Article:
So does L'Oréal Paris Elvive Full Restore 5, in Cheryl’s words, “get your hair’s mojo back”? How? And why are we all so desperate to get hair like Cheryl’s? Read more »

My genome is better than your genome

Have you ever been tempted to spit into a tube and send it away to a company with an enticing scientific name, paying hundreds or even thousands of pounds for the privilege? This practice is becoming increasingly popular, as inquisitive folk with a bit of spare cash satisfy their curiosity and find out what is going on with their own DNA. We are entering an age of personal genomics. Read more »

Two of a kind

In April 1987, my aunt was rushed into hospital with unexplained abdominal pains. Later that day I was born. Coincidence? Or does the fact that this was my mother's identical twin sister have anything to do with it?

This is not the only time this sort of occurrence has happened between my mother and my aunt and there are numerous reports worldwide of other twins experiencing similar mysteries. Most famously, Norris McWhirter collapsed from a suspected heart attack at the exact same time that his brother Ross was shot dead by Irish Republican Army gunmen. Could it be because of the close bond that twins undoubtedly share? Similar reports also exist between twins who have been separated and not known of each other’s existence, suggesting that genes may play an important role in the way in which we think and feel. Read more »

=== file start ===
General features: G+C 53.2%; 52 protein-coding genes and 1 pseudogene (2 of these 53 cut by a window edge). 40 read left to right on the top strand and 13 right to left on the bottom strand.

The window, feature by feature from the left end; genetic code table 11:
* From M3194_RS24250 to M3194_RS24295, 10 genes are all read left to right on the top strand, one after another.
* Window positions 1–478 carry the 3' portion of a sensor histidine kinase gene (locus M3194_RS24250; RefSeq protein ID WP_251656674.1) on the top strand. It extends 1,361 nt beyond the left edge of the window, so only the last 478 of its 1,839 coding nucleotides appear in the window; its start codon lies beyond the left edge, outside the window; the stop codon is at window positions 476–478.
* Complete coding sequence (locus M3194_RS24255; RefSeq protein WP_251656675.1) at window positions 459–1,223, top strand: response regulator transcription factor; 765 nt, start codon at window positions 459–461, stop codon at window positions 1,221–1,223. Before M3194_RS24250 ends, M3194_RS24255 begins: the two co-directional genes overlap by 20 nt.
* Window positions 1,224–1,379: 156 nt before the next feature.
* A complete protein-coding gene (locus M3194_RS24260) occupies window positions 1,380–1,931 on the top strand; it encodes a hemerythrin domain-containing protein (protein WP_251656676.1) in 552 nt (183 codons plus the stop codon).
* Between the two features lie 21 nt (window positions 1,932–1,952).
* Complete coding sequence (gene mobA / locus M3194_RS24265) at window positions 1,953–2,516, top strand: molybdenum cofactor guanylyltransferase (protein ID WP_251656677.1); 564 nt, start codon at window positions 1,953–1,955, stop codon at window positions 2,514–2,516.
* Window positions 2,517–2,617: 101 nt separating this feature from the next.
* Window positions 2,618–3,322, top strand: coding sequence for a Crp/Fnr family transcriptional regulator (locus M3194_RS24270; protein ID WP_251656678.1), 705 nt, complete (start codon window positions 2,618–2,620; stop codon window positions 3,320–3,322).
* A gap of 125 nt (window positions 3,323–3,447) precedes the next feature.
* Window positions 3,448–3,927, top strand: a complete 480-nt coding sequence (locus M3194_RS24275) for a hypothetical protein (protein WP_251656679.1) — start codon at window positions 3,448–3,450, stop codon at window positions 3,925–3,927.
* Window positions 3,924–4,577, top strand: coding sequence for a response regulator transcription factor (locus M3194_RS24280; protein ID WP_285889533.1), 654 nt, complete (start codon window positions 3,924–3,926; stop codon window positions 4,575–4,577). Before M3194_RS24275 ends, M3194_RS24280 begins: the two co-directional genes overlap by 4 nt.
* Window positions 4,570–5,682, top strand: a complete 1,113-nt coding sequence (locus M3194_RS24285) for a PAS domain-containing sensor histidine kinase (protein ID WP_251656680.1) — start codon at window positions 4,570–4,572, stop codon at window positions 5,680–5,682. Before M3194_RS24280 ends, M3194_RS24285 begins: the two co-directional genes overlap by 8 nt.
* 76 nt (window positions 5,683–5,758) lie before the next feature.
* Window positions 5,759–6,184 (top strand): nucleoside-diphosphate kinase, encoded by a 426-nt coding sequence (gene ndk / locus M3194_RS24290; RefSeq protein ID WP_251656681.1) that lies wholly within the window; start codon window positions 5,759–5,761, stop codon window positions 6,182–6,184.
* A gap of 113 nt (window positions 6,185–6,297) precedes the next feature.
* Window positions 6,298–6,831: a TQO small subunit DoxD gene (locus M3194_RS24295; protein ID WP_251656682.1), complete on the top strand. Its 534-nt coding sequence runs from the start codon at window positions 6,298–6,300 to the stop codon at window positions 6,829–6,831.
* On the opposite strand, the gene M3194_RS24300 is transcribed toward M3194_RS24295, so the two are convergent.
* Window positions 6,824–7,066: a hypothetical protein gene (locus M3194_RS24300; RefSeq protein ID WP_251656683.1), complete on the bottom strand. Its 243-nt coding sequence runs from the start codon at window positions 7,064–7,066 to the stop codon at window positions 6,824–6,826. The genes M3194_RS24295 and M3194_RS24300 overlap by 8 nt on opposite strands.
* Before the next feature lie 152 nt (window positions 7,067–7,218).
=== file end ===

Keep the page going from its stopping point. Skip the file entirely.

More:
Ironing the oceans

The year is 2200. Amidst gusting winds, churning waves, and across vast expanses of the stormy Southern Ocean, ships carrying teams of scientists and engineers stake out their territory, preparing to release hundreds of tons of iron dust into the sea in an effort to save the planet.

Could this be the start of the next Armageddon sci-fi flick, or a clever, realistic and economically lucrative solution to managing global warming? Due to the scarcity of scientific data about the long-term effects and effectiveness of the method, a debate rages among environmentalists, scientists, and private companies as to whether dumping iron into international waters would reverse global warming or cause irreparable damage to the Earth's ecosystem. Read more »

It's snow joke

Did you spend the Christmas season shoveling snow and scrounging for salt? No? Neither did I. I was too busy playing in the stuff. The inner (and for me, outer) geek in us may have wondered exactly what the science is behind snow formation and what effect, if any, it has on the global climate.

Assuming your meteorological knowledge to be somewhere above Ulrika Johnsson, but just shy of Michael Fish, snow formation begins with water vapour in a super-cooled state, within stratiform (low and sheet-like) or cumulus clouds (vertical and fluffy). For freezing to occur, enough water molecules must accumulate within a water droplet for an embryo of ice to form and grow. An increase in size of the droplet is accompanied by an increase in energy. Read more »